Amanda Maksymiw, Content Marketing Manager at Lattice Engines. Amanda is a Content “Tactician” responsible for setting and managing the company’s content marketing strategy.
QUESTION: “Rather than create billboards with their social fan pages, centered around contests, giveaways and special offers, marketers are finally beginning to understand that it’s through content that they influence and empower their fans. Building influence requires a strategic and sustained approach to developing and distributing valuable content across multiple platforms. What innovative content strategies have you implemented and what are the most common mistakes you still see major brands making?
Chernov: “I’ve seen innovation at all levels. Intel was wildly innovative when they made public their social media policy. At the time that was remarkable transparency for a company of that size. At Eloqua, where I used to run content, we published our “Social Media Playbook” for free. It was our own internal resource, made available to anyone. No form was even required. And then there are really nimble creative brands, like a startup design firm called Beutler Ink, that creates timely content around pop culture trends — like an elaborate infographic on Breaking Bad — which allows them to enjoy major PR for a company of their size. But what do these all have in common? They all deliver value and ask for nothing in return.”
Rhodes: “Innovation sometimes comes out of necessity and that was our situation. We knew from day one that our value proposition was unique so our sales and marketing approach also needed to follow a non-traditional path. We decided to lead our messaging campaign with industry insights versus information about our company. It was from there we discovered Curata, which provided a platform for us to curate content for a newsletter focused purely on green ICT and use social media as the primary outreach method for the newsletter. We believe the brands who provide unique and valuable insights to their customers are the ones getting the most traction in any industry.”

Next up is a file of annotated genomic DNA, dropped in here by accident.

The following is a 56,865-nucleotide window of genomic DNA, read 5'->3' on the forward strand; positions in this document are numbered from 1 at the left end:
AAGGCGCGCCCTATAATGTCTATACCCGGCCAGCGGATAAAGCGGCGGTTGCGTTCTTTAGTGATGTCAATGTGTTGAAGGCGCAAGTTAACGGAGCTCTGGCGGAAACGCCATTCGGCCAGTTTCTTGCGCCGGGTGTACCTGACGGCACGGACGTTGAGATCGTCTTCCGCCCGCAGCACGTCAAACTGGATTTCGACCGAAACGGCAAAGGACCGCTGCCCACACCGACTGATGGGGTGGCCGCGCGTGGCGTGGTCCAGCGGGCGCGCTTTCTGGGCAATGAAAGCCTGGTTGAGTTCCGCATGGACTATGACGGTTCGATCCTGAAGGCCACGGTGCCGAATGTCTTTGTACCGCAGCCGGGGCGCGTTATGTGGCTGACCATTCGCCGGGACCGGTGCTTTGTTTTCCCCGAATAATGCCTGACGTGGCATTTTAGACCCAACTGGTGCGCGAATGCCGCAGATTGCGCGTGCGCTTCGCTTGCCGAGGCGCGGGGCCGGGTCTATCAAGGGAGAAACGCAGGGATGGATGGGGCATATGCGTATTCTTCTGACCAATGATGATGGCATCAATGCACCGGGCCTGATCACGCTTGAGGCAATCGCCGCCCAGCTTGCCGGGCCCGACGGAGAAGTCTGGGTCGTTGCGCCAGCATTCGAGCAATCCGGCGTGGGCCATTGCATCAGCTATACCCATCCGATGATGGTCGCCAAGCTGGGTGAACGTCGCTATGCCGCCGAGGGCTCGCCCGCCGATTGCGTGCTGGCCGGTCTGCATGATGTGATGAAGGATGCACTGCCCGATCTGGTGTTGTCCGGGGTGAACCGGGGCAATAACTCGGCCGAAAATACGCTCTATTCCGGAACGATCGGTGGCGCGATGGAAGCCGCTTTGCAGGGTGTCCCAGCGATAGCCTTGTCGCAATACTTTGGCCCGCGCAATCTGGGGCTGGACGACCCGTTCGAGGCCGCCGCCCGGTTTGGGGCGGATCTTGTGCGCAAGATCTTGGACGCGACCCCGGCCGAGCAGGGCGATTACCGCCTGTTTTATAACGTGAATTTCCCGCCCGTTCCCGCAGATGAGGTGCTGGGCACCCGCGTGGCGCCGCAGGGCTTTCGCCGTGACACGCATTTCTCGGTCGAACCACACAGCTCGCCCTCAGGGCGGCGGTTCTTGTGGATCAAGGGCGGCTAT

Brenner: “We have found the most effective content is that which best meets the needs of the audience. List posts and “How to” articles go a long way to building this kind of credibility but they aren’t enough. This kind of content needs to be balanced with deeper thought leadership that also inspires our customers to think differently about the challenges they face. The biggest mistake brands make is in creating too much content that is focused on the brand and not enough content that is focused on helping the audience.”